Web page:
It’s time to hit the road. Or maybe the bloke that sold me the boots.
Desperate to get some miles on my legs and reassure myself that walking more than 500 yards is indeed possible, I begin with a plan to pound the streets of Portsmouth. I’d gone no more than a mile (and still had a good view of our apartment) when there was a strong urge to call a cab to take me home.
The strapped on brand spanking new boots felt like they were doing a spectacularly good foot binding job so favored by the ancient Chinese. But I wasn’t a concubine looking for a dream husband in the Ming Dynasty. I’m a bloke who wants to be able to cover 75 miles when we head off on August 5th and the ache in my feet was immense. Of course, I know that after breaking in the newness, things would improve but it was an uncomfortable start. By the way, do you suppose the Chinese official who gathered such virginal small footed girls was known as a Concubine Harvester? Just a thought.
It was midweek, so the sea front was left to the occasional Mum and toddler, along with quite a few runners. Being an athlete in training myself, I attempted to bond with my fellow exercise takers but got blank looks in response. Those who run make it look like an utterly miserable, tortuous way to get the heart pumping and I have never seen a jogger with a smile on his or her face as they embrace ‘the burn’. Still, with my aching feet, I fear I returned their grimace with a gurning scowl of my own.
Further on, a branded mini-bus revealed that its precious cargo came from a school with learning difficulties. Despite the grey and cold Solent, the kids were all in the sea, splashing around while their nervous carers were locked in a constantly repeated head count of goosebumped bodies. Were Smike alive today, he wouldn’t be allowed to walk the lanes from London to Portsmouth with Nicholas Nickleby. He’d have been made to travel in a mini-bus wearing a day-glo tabard, staring out of the window above the sign that read ‘difficulties’ and ensuring all those on the outside world felt duly warned by his disability.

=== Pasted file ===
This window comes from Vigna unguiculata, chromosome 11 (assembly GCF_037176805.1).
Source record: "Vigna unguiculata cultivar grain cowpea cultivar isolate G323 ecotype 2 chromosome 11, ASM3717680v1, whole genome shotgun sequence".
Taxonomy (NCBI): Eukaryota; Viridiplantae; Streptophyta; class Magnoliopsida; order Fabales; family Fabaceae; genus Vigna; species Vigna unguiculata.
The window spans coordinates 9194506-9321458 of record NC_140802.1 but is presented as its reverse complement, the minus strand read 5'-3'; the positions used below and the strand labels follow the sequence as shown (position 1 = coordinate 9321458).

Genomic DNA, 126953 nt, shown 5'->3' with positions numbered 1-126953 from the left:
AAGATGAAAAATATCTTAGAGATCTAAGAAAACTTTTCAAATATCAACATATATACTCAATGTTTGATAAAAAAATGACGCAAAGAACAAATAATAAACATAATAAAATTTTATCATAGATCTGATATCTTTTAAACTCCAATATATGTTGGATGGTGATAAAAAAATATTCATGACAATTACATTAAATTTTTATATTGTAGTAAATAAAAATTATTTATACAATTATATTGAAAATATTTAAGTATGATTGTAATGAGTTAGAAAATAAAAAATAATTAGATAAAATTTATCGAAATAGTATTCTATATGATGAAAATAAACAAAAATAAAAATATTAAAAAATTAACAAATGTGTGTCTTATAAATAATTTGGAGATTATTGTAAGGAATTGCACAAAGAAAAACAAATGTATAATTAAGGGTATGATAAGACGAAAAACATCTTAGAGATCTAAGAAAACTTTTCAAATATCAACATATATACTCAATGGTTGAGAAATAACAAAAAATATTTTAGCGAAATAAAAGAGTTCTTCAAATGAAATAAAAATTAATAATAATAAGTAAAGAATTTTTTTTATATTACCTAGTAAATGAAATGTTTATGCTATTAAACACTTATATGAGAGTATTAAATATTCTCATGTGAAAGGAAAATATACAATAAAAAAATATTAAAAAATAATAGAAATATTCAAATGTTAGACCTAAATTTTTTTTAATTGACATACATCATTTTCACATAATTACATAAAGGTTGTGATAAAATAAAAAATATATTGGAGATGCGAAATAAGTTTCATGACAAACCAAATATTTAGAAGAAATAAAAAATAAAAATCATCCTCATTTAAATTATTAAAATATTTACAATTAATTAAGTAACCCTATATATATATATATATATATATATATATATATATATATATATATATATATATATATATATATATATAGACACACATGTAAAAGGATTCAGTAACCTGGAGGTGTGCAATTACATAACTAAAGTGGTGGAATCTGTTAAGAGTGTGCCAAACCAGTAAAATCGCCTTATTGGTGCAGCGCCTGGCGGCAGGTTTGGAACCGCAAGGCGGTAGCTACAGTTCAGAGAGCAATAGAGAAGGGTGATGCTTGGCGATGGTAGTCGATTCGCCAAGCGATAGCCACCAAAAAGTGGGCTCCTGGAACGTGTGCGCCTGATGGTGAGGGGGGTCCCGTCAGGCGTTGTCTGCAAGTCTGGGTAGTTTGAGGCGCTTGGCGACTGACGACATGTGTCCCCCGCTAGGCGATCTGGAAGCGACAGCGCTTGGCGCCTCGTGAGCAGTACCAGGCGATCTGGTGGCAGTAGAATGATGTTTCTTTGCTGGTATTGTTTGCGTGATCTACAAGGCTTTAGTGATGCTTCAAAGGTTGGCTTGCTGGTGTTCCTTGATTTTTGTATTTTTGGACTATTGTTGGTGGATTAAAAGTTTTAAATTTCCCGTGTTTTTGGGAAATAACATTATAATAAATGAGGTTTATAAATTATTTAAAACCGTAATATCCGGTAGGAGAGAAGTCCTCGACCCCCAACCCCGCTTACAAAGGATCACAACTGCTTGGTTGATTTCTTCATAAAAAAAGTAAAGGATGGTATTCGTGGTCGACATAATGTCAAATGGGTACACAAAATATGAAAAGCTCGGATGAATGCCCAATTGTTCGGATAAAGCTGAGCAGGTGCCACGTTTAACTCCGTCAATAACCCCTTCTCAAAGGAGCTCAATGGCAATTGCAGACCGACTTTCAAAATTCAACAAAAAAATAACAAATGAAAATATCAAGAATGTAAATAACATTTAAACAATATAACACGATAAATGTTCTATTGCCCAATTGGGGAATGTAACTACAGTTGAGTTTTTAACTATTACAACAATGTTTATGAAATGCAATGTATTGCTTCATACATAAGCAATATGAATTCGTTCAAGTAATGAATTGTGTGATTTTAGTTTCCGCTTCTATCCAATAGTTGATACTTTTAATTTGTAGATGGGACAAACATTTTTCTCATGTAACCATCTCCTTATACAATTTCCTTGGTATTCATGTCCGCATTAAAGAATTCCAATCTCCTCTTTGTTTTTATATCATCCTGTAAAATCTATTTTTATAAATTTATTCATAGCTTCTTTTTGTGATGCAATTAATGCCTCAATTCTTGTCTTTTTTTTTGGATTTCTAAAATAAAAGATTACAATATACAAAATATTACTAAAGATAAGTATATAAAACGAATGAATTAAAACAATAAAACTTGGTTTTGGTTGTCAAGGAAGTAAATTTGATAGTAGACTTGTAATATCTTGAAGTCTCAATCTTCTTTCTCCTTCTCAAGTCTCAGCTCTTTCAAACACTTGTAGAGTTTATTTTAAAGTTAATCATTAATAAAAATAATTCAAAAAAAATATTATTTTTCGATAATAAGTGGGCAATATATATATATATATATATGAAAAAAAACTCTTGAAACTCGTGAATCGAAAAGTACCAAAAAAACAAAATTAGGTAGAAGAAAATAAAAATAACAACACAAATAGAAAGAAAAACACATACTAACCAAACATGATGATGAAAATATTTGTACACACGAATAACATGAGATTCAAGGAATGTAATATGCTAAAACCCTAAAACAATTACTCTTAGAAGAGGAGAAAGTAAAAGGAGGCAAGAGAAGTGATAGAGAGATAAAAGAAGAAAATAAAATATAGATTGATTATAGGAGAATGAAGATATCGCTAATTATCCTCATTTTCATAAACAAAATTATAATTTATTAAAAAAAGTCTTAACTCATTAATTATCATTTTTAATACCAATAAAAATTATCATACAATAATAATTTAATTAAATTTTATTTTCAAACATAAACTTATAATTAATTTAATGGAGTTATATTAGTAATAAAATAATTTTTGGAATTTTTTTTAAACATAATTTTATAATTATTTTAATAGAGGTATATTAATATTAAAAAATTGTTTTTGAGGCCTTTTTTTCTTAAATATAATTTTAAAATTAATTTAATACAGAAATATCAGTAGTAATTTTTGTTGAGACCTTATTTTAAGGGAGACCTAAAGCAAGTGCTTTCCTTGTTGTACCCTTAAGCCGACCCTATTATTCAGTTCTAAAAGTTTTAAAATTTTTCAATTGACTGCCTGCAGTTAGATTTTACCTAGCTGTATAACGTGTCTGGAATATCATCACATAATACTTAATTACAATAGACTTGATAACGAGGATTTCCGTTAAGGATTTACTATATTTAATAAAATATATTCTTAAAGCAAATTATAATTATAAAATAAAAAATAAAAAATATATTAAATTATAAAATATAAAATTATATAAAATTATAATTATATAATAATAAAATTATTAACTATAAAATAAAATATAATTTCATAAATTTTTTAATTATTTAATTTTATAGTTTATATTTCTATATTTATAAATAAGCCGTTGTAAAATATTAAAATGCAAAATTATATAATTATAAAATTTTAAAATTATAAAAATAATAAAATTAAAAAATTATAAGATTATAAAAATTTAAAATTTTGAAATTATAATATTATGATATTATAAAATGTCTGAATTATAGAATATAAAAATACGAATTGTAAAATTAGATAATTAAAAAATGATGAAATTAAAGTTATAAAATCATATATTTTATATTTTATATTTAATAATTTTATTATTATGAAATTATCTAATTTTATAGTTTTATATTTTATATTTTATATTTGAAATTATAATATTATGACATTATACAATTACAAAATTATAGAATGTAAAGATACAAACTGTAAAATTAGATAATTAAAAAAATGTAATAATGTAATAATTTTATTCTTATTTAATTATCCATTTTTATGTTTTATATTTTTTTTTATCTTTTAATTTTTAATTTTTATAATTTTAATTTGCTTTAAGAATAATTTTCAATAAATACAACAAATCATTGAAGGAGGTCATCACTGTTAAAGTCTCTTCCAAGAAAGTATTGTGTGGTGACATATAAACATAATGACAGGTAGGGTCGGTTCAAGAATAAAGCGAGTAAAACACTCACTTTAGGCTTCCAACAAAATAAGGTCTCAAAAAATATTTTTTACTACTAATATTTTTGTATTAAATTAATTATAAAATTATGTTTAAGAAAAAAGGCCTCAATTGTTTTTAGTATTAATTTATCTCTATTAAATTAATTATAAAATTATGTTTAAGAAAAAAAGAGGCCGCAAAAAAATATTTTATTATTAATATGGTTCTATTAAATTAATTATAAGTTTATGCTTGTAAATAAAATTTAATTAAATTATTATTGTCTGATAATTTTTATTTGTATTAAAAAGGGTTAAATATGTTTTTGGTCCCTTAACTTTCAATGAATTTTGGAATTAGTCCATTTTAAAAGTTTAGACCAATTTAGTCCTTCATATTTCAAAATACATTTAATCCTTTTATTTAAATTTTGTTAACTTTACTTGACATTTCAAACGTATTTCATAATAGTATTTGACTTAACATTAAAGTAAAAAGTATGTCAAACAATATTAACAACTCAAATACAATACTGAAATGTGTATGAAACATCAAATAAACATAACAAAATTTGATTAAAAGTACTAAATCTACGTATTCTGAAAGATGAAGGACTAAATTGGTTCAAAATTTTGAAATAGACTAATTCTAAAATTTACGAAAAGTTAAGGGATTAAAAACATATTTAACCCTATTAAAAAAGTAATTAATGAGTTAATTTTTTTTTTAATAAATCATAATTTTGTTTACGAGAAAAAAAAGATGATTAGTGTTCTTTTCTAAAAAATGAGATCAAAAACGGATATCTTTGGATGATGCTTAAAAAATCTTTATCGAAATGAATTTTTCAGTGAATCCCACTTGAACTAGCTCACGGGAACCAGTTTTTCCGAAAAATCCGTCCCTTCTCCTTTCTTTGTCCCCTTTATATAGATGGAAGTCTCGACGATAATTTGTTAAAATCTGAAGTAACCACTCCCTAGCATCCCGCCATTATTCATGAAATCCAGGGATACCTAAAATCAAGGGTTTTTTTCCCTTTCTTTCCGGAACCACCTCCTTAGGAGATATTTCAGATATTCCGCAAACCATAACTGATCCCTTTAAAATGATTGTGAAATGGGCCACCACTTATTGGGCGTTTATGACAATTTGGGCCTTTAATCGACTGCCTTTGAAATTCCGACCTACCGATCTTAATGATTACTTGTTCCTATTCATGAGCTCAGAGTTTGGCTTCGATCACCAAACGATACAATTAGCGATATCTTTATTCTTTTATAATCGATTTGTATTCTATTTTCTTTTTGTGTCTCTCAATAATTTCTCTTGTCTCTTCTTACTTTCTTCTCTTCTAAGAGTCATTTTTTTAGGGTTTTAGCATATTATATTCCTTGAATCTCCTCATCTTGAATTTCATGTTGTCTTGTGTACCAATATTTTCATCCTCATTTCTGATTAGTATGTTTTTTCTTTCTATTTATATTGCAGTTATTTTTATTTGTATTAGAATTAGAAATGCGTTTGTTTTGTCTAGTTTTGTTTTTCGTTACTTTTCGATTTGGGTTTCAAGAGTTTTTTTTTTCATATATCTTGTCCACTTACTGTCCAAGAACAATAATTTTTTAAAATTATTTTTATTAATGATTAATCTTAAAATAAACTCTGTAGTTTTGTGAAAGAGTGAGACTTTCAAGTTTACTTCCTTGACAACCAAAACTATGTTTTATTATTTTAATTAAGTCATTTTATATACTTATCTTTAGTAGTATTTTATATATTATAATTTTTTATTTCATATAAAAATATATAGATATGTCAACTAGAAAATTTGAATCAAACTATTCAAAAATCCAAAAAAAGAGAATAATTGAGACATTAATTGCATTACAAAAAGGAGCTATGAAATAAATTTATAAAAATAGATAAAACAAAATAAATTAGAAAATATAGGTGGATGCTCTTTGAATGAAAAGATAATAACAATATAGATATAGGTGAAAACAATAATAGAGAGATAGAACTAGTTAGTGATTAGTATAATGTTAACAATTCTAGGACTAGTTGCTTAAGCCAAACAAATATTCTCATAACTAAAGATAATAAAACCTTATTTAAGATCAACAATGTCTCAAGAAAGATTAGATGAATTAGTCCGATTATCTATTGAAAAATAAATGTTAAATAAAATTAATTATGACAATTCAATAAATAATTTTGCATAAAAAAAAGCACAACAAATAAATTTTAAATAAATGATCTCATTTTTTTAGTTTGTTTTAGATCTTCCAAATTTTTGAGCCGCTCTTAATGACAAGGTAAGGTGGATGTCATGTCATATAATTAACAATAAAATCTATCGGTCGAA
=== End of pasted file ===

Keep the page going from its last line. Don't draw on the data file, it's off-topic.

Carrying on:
To take my mind off the feet I found myself reading branding on coaches as well, when a huge white bodied 75 seater slipped by. As a marketing man, I’m flummoxed by their claim ‘The future of travel in Basingstoke’. It bothers me that their vision only extends to the city limits. It bothers me they wish to suggest that Basingstoke has the monopoly on a Dan Dare world. It bothers me that no matter how you sell it, a charabanc simply can’t be the future of travel in 2012 unless Basingstoke is lagging spectacularly behind the rest of the world. And it bothers me that the claim tells me nothing about why I would wish to ride with them. Judging by the bored looks of those on board, they weren’t too bothered either.
I started to take in the shops around me, musing over the viability of the various tiny businesses and the late night tossing and turning of the owner, struggling to make a crust in these trying times. Judging by their dated window display, Passion Lingerie looked like the passion walked out some years ago. The Southsea Health Shop didn’t look especially healthy with a distinct lack of custom and while Hong Kong City and Indian Cottage suggest a whiff of the exotic east, the darkened windows told the real story. An emporium that specialised in selling wooden hinged structures that create swinging barriers between rooms showed no sign of life either. It amused me that the door shop wasn’t open – or even ajar. And if that amused, so did the daft shop names too – Woks Wong Chinese takeaway, Lock Stock & Tackle for a fishing shop and Posy Parker florists at least all tried to engage the passing punter with some humour.All this musing and I realized my feet had stopped hurting (although I could feel the start of a blister forming) and the miles had rolled by. My muscles had warmed and I was striding along, enjoying the surroundings and the acres of thinking time my 3.5mph effortlessly delivered.
OK, so it was only ten miles in total but a goodish start nonetheless. The blister needed some attention though, so I dropped in to a chemist on the way back for some plasters. And without a hint of irony, it was Boots who supplied the dressing.
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